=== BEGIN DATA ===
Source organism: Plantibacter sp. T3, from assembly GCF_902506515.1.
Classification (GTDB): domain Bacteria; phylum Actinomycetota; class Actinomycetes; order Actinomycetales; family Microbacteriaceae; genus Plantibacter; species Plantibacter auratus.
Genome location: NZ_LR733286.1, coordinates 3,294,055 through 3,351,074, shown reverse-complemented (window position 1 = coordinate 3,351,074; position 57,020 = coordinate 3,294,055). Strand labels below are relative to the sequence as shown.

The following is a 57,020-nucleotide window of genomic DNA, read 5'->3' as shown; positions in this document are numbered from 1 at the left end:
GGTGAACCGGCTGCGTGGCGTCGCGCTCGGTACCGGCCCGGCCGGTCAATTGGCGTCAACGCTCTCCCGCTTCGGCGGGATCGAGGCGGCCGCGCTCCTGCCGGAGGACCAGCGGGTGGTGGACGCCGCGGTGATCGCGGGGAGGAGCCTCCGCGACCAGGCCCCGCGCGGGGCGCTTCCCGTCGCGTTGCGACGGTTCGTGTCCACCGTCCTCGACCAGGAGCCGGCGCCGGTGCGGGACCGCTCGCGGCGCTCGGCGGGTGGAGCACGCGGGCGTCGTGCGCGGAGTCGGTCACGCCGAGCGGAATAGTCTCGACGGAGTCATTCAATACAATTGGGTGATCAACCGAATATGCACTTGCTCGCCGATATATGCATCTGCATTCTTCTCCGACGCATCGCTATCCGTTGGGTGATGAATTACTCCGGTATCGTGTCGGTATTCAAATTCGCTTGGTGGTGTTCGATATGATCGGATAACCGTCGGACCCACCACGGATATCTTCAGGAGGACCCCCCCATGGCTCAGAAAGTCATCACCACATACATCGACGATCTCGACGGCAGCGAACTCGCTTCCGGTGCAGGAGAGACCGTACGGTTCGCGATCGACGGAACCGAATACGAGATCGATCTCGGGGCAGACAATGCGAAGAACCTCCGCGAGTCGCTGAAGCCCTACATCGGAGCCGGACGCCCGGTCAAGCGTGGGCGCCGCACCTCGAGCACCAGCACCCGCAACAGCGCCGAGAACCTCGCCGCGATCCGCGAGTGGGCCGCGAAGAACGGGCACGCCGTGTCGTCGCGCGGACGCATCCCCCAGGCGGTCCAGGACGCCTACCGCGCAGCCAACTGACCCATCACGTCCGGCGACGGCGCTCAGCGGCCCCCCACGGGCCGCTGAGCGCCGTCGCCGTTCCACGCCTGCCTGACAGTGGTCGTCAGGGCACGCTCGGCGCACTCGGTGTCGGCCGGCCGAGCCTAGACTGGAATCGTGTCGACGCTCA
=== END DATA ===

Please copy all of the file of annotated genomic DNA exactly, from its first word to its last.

Source organism: Plantibacter sp. T3, from assembly GCF_902506515.1.
Classification (GTDB): domain Bacteria; phylum Actinomycetota; class Actinomycetes; order Actinomycetales; family Microbacteriaceae; genus Plantibacter; species Plantibacter auratus.
Genome location: NZ_LR733286.1, coordinates 3,294,055 through 3,351,074, shown reverse-complemented (window position 1 = coordinate 3,351,074; position 57,020 = coordinate 3,294,055). Strand labels below are relative to the sequence as shown.

The following is a 57,020-nucleotide window of genomic DNA, read 5'->3' as shown; positions in this document are numbered from 1 at the left end:
GGTGAACCGGCTGCGTGGCGTCGCGCTCGGTACCGGCCCGGCCGGTCAATTGGCGTCAACGCTCTCCCGCTTCGGCGGGATCGAGGCGGCCGCGCTCCTGCCGGAGGACCAGCGGGTGGTGGACGCCGCGGTGATCGCGGGGAGGAGCCTCCGCGACCAGGCCCCGCGCGGGGCGCTTCCCGTCGCGTTGCGACGGTTCGTGTCCACCGTCCTCGACCAGGAGCCGGCGCCGGTGCGGGACCGCTCGCGGCGCTCGGCGGGTGGAGCACGCGGGCGTCGTGCGCGGAGTCGGTCACGCCGAGCGGAATAGTCTCGACGGAGTCATTCAATACAATTGGGTGATCAACCGAATATGCACTTGCTCGCCGATATATGCATCTGCATTCTTCTCCGACGCATCGCTATCCGTTGGGTGATGAATTACTCCGGTATCGTGTCGGTATTCAAATTCGCTTGGTGGTGTTCGATATGATCGGATAACCGTCGGACCCACCACGGATATCTTCAGGAGGACCCCCCCATGGCTCAGAAAGTCATCACCACATACATCGACGATCTCGACGGCAGCGAACTCGCTTCCGGTGCAGGAGAGACCGTACGGTTCGCGATCGACGGAACCGAATACGAGATCGATCTCGGGGCAGACAATGCGAAGAACCTCCGCGAGTCGCTGAAGCCCTACATCGGAGCCGGACGCCCGGTCAAGCGTGGGCGCCGCACCTCGAGCACCAGCACCCGCAACAGCGCCGAGAACCTCGCCGCGATCCGCGAGTGGGCCGCGAAGAACGGGCACGCCGTGTCGTCGCGCGGACGCATCCCCCAGGCGGTCCAGGACGCCTACCGCGCAGCCAACTGACCCATCACGTCCGGCGACGGCGCTCAGCGGCCCCCCACGGGCCGCTGAGCGCCGTCGCCGTTCCACGCCTGCCTGACAGTGGTCGTCAGGGCACGCTCGGCGCACTCGGTGTCGGCCGGCCGAGCCTAGACTGGAATCGTGTCGACGCTCA